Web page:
In 2017, 325 million or approximately 15 percent of U.S. residents were immigrants. They contributed approximately $744 billion to total U.S. output and comprised approximately 16 percent of the workforce, more so than they do of the U.S. population. In fact, immigrants made up 18 percent of small business owners, more so than U.S. citizens did.
Furthermore, and contrary to stereotypes, not all immigrants are in low wage jobs. In actuality, approximately half are in white-collar careers, almost as much as the proportion of immigrants in all other job types combined.
Likewise, according to the Migration Policy Institute, immigrants do not reduce citizen employment rates in the long run and in fact have a positive impact on native labor outcomes. They largely cannot qualify for benefit programs such as welfare, Medicare and Medicaid, and thus the notion that they take such resources from Americans is invalid.
Immigration reform makes business sense. According to the Congressional Budget Office, comprehensive immigration reform (increasing programs and legalization pathways for immigrants as well as implementing an E-Verify system) would benefit the U.S. economy through increased tax revenue, job creation, higher wages and deficit reduction. This logic supported Chuck Schumer’s Immigration Modernization Act of 2013 that passed the Senate before dying in the House. This included reforms such as easing the legalization process, implementing a points-based system that would increase talent-based immigration, and creating a $1.5 billion jobs program for immigrant youths, to name a few. According to Macroeconomic Advisers and BPC, comprehensive reform would decrease the federal debt by $570 billion and increase GDP by .5 percent Even changing policy to solely increase and make it easier for high-skilled immigration would decrease the federal debt by $310 billion.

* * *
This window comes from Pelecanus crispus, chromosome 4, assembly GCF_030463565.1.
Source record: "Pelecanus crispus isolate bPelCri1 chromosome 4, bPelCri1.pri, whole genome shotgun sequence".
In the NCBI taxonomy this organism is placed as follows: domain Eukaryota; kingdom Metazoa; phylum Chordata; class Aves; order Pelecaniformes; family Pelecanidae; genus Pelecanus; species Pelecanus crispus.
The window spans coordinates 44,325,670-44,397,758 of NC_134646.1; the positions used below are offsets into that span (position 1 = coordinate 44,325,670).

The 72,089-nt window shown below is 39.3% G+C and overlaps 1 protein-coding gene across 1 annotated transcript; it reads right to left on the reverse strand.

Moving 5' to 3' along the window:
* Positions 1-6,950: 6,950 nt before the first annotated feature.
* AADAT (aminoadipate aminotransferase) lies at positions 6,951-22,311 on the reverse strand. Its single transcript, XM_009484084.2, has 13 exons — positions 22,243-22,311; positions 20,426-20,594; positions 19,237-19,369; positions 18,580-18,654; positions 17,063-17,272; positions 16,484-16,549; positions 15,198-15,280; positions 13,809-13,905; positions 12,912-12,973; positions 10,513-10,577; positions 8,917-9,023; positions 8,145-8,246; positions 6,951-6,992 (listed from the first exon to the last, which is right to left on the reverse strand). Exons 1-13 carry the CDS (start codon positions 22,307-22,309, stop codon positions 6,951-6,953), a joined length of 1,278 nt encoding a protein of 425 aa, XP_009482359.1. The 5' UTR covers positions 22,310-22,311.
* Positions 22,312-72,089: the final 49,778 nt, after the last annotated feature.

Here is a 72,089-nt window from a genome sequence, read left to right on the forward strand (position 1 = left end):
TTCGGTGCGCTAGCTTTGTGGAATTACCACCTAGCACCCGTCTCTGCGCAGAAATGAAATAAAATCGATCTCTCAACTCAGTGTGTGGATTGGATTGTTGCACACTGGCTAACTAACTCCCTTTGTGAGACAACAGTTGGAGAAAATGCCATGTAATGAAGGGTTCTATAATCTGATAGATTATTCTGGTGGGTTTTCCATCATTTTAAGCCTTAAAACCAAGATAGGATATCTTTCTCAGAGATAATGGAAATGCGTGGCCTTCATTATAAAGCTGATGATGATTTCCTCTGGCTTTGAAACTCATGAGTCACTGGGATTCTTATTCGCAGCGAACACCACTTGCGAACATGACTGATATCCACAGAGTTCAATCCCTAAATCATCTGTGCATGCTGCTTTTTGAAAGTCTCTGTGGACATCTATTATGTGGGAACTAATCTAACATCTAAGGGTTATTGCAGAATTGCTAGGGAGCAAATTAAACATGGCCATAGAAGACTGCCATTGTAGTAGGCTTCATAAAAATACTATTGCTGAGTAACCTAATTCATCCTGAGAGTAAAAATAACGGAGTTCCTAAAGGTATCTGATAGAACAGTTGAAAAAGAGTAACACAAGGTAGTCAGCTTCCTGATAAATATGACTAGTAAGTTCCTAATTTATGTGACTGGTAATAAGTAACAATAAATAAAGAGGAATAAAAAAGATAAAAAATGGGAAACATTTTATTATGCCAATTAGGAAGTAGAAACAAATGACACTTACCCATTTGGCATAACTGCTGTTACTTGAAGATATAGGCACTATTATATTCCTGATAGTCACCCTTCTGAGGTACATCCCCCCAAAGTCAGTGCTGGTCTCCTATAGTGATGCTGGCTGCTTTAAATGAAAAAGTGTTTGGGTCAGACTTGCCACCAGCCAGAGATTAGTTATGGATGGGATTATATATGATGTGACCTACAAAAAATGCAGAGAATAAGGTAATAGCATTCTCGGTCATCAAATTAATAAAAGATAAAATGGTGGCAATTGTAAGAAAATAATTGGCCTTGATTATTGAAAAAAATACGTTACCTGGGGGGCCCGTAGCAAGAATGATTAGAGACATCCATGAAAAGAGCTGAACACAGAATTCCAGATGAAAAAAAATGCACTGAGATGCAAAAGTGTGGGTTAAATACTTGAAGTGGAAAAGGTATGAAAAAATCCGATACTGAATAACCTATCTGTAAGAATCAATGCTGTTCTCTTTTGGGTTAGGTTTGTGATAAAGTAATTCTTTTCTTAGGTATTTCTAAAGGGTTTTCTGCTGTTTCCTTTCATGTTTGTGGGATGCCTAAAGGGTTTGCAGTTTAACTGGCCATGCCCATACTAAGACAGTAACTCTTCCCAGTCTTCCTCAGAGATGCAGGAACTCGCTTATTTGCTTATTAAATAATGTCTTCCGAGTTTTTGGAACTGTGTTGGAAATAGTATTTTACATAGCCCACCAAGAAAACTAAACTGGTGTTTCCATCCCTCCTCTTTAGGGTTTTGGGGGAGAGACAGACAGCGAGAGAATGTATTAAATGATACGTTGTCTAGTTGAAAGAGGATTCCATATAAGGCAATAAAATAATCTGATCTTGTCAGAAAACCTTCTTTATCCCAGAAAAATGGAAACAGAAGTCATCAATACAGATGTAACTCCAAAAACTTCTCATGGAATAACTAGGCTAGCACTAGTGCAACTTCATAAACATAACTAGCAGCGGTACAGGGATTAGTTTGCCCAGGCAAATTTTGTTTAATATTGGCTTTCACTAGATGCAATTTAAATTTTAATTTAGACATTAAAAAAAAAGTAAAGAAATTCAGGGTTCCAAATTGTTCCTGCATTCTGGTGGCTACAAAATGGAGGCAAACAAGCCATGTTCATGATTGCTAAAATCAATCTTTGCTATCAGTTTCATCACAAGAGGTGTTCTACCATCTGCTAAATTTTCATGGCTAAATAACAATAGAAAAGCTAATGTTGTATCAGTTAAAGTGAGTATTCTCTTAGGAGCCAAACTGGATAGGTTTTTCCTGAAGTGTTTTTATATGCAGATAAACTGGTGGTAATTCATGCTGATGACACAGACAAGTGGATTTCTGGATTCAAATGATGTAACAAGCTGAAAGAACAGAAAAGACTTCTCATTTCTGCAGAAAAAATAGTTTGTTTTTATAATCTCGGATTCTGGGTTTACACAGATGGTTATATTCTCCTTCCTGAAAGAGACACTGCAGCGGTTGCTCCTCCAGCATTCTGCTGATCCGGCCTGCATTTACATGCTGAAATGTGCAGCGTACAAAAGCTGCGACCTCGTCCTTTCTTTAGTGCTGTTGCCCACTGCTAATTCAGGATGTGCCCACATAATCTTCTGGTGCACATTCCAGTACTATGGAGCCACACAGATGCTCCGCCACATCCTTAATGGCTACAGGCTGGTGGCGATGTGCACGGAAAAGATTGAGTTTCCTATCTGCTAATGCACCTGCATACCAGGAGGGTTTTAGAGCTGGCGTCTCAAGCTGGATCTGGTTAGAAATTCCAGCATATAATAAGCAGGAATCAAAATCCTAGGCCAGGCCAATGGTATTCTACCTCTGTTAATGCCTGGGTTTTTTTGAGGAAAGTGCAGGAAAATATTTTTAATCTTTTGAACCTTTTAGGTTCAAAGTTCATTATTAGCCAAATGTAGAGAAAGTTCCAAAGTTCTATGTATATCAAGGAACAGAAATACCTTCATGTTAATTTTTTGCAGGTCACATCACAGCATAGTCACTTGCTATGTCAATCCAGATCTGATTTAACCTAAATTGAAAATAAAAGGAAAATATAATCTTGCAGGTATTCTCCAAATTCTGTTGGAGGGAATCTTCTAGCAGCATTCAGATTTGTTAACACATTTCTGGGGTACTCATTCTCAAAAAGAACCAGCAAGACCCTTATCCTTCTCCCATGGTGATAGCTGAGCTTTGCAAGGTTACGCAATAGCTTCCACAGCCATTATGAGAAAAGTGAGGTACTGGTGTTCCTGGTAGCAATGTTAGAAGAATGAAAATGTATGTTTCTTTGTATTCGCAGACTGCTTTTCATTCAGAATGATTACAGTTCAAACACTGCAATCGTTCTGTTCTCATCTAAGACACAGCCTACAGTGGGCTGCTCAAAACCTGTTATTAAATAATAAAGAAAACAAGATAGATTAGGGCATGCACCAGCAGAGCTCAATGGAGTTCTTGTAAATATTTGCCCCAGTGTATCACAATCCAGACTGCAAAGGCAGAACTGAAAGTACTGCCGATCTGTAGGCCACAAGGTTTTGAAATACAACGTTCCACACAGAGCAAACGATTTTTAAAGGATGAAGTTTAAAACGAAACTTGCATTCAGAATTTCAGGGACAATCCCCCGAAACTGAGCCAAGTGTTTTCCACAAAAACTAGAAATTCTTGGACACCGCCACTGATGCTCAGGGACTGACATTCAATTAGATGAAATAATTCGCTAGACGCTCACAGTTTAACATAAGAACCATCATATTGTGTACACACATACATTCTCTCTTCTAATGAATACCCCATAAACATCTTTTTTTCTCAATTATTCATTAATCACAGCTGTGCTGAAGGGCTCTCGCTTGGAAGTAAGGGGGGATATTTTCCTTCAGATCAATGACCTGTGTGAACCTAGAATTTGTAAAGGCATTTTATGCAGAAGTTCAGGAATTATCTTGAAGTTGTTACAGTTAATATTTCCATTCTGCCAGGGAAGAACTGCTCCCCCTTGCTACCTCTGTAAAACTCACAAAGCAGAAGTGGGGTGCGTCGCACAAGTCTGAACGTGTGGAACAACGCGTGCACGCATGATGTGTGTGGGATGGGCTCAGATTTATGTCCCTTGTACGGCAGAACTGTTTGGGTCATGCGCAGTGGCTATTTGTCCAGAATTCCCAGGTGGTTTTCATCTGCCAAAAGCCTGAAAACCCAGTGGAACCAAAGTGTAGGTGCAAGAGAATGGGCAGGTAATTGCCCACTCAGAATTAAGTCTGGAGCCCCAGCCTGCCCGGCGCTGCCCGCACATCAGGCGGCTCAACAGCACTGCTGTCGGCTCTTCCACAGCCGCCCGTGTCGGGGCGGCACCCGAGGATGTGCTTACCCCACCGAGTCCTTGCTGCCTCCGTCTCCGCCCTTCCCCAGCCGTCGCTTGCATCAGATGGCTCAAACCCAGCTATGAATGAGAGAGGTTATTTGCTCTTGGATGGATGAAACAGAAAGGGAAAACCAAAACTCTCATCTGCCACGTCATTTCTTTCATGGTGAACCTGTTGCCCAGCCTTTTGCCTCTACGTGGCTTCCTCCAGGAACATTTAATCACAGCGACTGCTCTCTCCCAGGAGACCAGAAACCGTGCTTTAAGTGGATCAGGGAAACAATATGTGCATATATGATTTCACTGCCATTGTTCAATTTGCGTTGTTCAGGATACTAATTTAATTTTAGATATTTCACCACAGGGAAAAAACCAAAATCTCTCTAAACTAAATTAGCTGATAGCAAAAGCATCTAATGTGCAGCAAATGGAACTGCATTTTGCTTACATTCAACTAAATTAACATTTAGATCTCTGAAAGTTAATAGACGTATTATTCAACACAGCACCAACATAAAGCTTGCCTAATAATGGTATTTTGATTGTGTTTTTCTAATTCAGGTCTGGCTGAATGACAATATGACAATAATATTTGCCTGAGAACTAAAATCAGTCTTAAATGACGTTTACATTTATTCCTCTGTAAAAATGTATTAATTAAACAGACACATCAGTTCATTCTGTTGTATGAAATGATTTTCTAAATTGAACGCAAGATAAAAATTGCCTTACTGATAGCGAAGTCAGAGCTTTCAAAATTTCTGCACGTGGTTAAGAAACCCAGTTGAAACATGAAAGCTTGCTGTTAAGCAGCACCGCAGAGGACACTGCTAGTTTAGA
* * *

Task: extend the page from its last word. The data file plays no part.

Our country should welcome immigrants and make it easier for them to earn legalization. As it currently stands, the naturalization process is inefficient, expensive and incentivizes immigrants to not apply for citizenship, as doing so means that they will be on record and thus at risk of deportation and/or detainment. Just this year, a record proportion of Forbes’ 30 under 30 winners were immigrants. UConn itself, one of the top public universities in the nation, benefits from its plethora of immigrants from many countries around the world. Immigrants are trailblazers, positive contributors to society and they gratefully utilize the opportunities and freedoms the United States offers them to give back to our country.
Immigrants make America great, but America must meet them halfway with fair immigration policies. It not only is the right thing to do, but also makes business sense.
Christine Savino is a contributor for The Daily Campus. She can be reached via email at firstname.lastname@example.org.